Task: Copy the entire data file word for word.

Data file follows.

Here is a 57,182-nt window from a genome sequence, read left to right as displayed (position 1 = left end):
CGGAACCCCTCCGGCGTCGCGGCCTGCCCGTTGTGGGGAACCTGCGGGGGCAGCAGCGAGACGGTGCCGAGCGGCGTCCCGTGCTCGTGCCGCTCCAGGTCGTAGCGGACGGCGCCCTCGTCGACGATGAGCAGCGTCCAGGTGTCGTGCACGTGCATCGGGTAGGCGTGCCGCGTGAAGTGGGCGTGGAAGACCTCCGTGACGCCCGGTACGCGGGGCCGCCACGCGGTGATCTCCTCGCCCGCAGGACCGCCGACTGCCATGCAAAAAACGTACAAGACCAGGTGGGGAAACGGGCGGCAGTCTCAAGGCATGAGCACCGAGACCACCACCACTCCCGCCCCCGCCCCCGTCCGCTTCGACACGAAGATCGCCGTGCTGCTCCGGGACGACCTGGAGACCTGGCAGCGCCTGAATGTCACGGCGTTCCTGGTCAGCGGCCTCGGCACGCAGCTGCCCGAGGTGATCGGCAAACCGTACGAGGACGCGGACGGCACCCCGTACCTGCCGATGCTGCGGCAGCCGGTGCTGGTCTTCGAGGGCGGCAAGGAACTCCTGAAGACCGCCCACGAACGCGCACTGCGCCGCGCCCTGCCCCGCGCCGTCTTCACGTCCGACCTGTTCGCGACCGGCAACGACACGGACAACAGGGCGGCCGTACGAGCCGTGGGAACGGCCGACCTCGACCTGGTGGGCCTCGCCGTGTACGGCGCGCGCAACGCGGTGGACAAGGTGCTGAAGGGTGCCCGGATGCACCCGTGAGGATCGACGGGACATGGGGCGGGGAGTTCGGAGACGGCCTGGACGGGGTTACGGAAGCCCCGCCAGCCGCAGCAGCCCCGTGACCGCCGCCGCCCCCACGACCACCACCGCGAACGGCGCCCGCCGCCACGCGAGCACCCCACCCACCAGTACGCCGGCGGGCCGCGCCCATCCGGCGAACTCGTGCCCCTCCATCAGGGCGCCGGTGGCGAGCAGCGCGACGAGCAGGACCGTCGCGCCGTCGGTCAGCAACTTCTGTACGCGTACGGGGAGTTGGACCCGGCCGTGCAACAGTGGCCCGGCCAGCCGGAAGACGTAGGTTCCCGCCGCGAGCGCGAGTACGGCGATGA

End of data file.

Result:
Here is a 57,182-nt window from a genome sequence, read left to right as displayed (position 1 = left end):
CGGAACCCCTCCGGCGTCGCGGCCTGCCCGTTGTGGGGAACCTGCGGGGGCAGCAGCGAGACGGTGCCGAGCGGCGTCCCGTGCTCGTGCCGCTCCAGGTCGTAGCGGACGGCGCCCTCGTCGACGATGAGCAGCGTCCAGGTGTCGTGCACGTGCATCGGGTAGGCGTGCCGCGTGAAGTGGGCGTGGAAGACCTCCGTGACGCCCGGTACGCGGGGCCGCCACGCGGTGATCTCCTCGCCCGCAGGACCGCCGACTGCCATGCAAAAAACGTACAAGACCAGGTGGGGAAACGGGCGGCAGTCTCAAGGCATGAGCACCGAGACCACCACCACTCCCGCCCCCGCCCCCGTCCGCTTCGACACGAAGATCGCCGTGCTGCTCCGGGACGACCTGGAGACCTGGCAGCGCCTGAATGTCACGGCGTTCCTGGTCAGCGGCCTCGGCACGCAGCTGCCCGAGGTGATCGGCAAACCGTACGAGGACGCGGACGGCACCCCGTACCTGCCGATGCTGCGGCAGCCGGTGCTGGTCTTCGAGGGCGGCAAGGAACTCCTGAAGACCGCCCACGAACGCGCACTGCGCCGCGCCCTGCCCCGCGCCGTCTTCACGTCCGACCTGTTCGCGACCGGCAACGACACGGACAACAGGGCGGCCGTACGAGCCGTGGGAACGGCCGACCTCGACCTGGTGGGCCTCGCCGTGTACGGCGCGCGCAACGCGGTGGACAAGGTGCTGAAGGGTGCCCGGATGCACCCGTGAGGATCGACGGGACATGGGGCGGGGAGTTCGGAGACGGCCTGGACGGGGTTACGGAAGCCCCGCCAGCCGCAGCAGCCCCGTGACCGCCGCCGCCCCCACGACCACCACCGCGAACGGCGCCCGCCGCCACGCGAGCACCCCACCCACCAGTACGCCGGCGGGCCGCGCCCATCCGGCGAACTCGTGCCCCTCCATCAGGGCGCCGGTGGCGAGCAGCGCGACGAGCAGGACCGTCGCGCCGTCGGTCAGCAACTTCTGTACGCGTACGGGGAGTTGGACCCGGCCGTGCAACAGTGGCCCGGCCAGCCGGAAGACGTAGGTTCCCGCCGCGAGCGCGAGTACGGCGATGA